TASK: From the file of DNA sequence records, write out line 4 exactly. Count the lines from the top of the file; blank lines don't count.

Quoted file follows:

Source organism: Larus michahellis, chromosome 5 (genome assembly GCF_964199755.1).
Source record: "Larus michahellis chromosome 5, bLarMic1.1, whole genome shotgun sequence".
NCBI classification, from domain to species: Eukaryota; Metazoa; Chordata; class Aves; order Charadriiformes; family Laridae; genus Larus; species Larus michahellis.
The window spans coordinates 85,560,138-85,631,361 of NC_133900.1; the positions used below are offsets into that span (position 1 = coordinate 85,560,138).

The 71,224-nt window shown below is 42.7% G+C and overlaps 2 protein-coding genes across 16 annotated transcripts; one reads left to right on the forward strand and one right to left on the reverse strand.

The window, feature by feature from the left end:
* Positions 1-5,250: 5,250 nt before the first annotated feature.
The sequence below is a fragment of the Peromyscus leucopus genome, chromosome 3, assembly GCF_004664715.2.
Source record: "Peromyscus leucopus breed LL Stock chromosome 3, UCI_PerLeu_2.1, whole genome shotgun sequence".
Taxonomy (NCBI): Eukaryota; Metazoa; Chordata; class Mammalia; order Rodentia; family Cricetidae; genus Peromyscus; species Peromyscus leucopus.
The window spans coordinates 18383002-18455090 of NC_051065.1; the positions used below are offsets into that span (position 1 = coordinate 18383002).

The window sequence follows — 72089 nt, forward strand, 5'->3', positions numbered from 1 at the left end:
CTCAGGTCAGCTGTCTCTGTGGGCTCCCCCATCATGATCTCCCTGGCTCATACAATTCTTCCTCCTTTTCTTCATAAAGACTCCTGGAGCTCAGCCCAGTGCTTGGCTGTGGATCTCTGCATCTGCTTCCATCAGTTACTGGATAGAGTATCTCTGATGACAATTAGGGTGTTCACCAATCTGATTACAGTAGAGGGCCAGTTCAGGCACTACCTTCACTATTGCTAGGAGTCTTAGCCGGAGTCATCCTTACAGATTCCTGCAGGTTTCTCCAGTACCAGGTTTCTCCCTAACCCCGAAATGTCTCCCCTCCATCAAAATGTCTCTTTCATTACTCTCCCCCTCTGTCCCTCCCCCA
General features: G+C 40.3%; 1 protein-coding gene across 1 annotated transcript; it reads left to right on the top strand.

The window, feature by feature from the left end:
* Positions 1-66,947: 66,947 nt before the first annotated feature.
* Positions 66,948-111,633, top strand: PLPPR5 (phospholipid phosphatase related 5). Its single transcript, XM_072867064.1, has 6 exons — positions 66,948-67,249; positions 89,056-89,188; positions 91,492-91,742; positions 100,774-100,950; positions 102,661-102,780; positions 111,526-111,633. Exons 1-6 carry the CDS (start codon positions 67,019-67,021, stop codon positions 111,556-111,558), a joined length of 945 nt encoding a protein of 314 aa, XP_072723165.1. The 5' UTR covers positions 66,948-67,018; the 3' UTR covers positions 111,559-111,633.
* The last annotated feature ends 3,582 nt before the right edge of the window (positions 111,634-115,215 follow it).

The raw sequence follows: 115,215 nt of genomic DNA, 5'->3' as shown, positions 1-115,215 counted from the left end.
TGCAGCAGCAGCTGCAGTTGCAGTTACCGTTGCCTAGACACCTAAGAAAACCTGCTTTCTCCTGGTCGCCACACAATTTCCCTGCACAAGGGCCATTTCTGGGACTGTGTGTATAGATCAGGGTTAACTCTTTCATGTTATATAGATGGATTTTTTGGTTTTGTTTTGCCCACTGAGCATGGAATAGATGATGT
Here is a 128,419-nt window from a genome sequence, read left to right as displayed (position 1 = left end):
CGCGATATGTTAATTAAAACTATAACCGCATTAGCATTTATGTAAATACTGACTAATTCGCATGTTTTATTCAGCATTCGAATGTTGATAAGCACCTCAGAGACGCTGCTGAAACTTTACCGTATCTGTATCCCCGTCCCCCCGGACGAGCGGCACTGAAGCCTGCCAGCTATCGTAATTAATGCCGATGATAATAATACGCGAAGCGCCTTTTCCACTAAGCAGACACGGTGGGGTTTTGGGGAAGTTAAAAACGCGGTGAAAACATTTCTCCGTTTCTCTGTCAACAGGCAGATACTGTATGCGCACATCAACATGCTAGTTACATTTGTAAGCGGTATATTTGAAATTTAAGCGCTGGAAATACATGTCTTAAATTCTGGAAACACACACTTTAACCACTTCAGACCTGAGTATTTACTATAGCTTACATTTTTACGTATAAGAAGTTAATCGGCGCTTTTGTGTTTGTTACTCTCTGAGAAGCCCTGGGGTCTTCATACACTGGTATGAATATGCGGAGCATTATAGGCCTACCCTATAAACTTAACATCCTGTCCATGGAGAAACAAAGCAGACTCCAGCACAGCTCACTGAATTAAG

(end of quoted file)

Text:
The window spans coordinates 85,560,138-85,631,361 of NC_133900.1; the positions used below are offsets into that span (position 1 = coordinate 85,560,138).